THEATRE REVIEW: Fiddler on the Roof – Chichester Festival Theatre  

It’s a pity therefore that this production of a fine musical doesn’t always feel as sparky as it should. One senses that – the dancers in the wedding scene for instance – are still mentally reading their choreography notes. And far too many performers – Tracy-Ann Oberman as Golde for instance – have been cast for their acting rather than their singing ability.

“On the other hand” as Tevye (Omid Djalili) would say there is also plenty to enjoy. Djalili amply pulls off the hardest job – inevitable comparisons with Topol – and the biggest role. Convincingly sincere in his quirky, funny chats with God. He sings “If I were a rich man” as if he’d just thought of it and with delicious timing. He has a delightful knack of communicating with the audience with just his eyes which means that you never stop watching him. Anger, joy, deviousness, camaraderie, authority, love for his daughters – he manages it all with naturalistic charm. In effect the show is Djalili’s and he effortlessly outshines everyone else.

Tom Brady’s magnificent thirteen piece orchestra, concealed on a shelf above the stage, is another major strength, We get a good look at them after the interval. Brady ensures that we hear every note of orchestral detail and manages the excitable Klesmer rhythms and the accelerating tempi pretty well. He even ensures that a difficult number like ‘Do You Love Me?’ stays more or less together. Darius Luke Thompson, who creeps out of the orchestra at various points in the action, is an insouciant fiddler, perched on the roof at the beginning playing with wit, warmth and lyricism.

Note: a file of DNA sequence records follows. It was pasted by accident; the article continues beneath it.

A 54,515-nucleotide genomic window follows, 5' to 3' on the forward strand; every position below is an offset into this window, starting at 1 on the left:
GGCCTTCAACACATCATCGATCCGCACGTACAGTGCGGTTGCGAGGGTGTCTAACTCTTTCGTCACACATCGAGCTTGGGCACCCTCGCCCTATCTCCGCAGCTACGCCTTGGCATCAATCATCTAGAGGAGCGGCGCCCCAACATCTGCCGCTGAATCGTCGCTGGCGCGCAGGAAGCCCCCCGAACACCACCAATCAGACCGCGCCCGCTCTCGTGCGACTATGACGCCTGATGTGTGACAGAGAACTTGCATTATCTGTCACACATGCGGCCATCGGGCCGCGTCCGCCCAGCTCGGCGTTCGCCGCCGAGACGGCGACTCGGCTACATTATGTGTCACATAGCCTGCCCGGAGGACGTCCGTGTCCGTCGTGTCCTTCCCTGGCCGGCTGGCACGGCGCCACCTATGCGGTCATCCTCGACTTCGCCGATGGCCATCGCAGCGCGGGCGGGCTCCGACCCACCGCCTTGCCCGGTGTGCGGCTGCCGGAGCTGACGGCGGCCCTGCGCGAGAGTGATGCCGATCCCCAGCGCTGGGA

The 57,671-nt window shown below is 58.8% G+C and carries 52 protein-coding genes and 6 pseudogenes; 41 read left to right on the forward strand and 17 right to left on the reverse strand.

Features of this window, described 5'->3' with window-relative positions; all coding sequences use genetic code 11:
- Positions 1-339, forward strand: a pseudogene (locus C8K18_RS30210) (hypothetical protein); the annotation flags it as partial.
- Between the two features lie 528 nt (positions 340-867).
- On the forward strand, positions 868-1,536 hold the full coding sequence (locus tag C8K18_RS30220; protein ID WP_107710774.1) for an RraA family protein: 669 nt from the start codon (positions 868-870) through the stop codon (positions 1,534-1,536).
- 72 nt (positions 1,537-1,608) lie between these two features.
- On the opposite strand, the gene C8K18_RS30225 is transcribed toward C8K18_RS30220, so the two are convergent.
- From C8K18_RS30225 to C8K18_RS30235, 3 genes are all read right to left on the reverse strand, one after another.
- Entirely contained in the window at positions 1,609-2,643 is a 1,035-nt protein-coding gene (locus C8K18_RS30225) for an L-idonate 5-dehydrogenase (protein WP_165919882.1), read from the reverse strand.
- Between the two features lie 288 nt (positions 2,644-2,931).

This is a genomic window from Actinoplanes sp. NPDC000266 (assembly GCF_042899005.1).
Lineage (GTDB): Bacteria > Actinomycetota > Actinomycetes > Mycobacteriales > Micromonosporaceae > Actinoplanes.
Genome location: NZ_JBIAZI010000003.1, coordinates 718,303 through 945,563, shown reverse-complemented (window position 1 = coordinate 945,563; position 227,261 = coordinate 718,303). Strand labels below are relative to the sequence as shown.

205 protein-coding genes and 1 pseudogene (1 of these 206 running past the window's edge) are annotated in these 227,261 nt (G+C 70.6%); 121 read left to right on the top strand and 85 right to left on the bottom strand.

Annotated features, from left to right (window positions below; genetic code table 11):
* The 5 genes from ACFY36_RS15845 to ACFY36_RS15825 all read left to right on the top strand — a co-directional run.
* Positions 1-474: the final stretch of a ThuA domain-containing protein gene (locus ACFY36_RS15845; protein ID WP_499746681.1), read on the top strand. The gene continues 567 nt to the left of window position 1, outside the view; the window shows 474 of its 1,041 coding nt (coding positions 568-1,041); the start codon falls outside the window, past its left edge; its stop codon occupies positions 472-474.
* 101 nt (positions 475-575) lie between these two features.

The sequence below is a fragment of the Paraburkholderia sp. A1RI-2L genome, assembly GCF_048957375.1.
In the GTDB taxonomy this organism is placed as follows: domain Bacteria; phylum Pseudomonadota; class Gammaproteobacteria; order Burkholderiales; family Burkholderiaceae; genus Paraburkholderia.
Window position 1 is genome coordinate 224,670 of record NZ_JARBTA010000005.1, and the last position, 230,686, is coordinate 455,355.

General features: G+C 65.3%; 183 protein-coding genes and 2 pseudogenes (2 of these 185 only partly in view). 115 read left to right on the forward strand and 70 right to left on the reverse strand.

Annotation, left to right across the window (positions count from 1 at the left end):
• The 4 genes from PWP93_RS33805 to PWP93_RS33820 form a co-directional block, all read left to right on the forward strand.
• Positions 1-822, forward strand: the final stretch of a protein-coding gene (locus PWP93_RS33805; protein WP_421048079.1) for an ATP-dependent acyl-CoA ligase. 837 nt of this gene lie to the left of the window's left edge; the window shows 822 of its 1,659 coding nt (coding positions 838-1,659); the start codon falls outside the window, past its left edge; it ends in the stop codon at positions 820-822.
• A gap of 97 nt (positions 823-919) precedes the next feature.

Amongst the support roles, Gareth Snook is strong as the gruff, disappointed Lazar Wolf, the old butcher who doesn’t get to marry Hodel (Emma Kingston – good). Louis Maskell sings pleasingly as Perchik and Rose Shalloo gives us a nicely judged, bespectacled, feisty but sweetly feminine Chava.

The blurred emergence and disappearance of the ensemble from the dark upstage space is effective. So is the use of suitcases – redolent with the ever topical, symbolism of a people being driven from their home villages and countries – as a versatile set (designer: Lex Brotherston). And the projection at the end of thousands of real life, early twentieth century Jewish people driven into exile really hits you between the eyes.


Review by Susan Elkin